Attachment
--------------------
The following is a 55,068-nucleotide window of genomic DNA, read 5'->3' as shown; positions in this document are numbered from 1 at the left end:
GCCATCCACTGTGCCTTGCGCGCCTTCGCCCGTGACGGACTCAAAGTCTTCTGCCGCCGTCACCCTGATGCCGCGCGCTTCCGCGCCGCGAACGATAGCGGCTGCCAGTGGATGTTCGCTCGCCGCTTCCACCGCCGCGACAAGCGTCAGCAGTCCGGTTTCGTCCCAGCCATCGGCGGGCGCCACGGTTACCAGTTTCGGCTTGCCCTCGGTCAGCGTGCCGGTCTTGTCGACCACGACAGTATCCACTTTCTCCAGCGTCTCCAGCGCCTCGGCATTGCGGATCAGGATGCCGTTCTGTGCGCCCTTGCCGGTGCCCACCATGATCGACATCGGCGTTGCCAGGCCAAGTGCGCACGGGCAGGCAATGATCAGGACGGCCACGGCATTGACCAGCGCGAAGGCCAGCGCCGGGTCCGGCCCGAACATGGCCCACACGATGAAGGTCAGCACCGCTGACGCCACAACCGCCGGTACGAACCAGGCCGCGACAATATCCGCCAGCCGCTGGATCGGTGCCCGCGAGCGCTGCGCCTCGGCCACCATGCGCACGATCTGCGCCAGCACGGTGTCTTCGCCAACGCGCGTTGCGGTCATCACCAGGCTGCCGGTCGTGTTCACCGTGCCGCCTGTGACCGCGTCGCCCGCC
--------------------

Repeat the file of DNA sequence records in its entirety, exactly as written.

The following is a 55,068-nucleotide window of genomic DNA, read 5'->3' as shown; positions in this document are numbered from 1 at the left end:
GCCATCCACTGTGCCTTGCGCGCCTTCGCCCGTGACGGACTCAAAGTCTTCTGCCGCCGTCACCCTGATGCCGCGCGCTTCCGCGCCGCGAACGATAGCGGCTGCCAGTGGATGTTCGCTCGCCGCTTCCACCGCCGCGACAAGCGTCAGCAGTCCGGTTTCGTCCCAGCCATCGGCGGGCGCCACGGTTACCAGTTTCGGCTTGCCCTCGGTCAGCGTGCCGGTCTTGTCGACCACGACAGTATCCACTTTCTCCAGCGTCTCCAGCGCCTCGGCATTGCGGATCAGGATGCCGTTCTGTGCGCCCTTGCCGGTGCCCACCATGATCGACATCGGCGTTGCCAGGCCAAGTGCGCACGGGCAGGCAATGATCAGGACGGCCACGGCATTGACCAGCGCGAAGGCCAGCGCCGGGTCCGGCCCGAACATGGCCCACACGATGAAGGTCAGCACCGCTGACGCCACAACCGCCGGTACGAACCAGGCCGCGACAATATCCGCCAGCCGCTGGATCGGTGCCCGCGAGCGCTGCGCCTCGGCCACCATGCGCACGATCTGCGCCAGCACGGTGTCTTCGCCAACGCGCGTTGCGGTCATCACCAGGCTGCCGGTCGTGTTCACCGTGCCGCCTGTGACCGCGTCGCCCGCC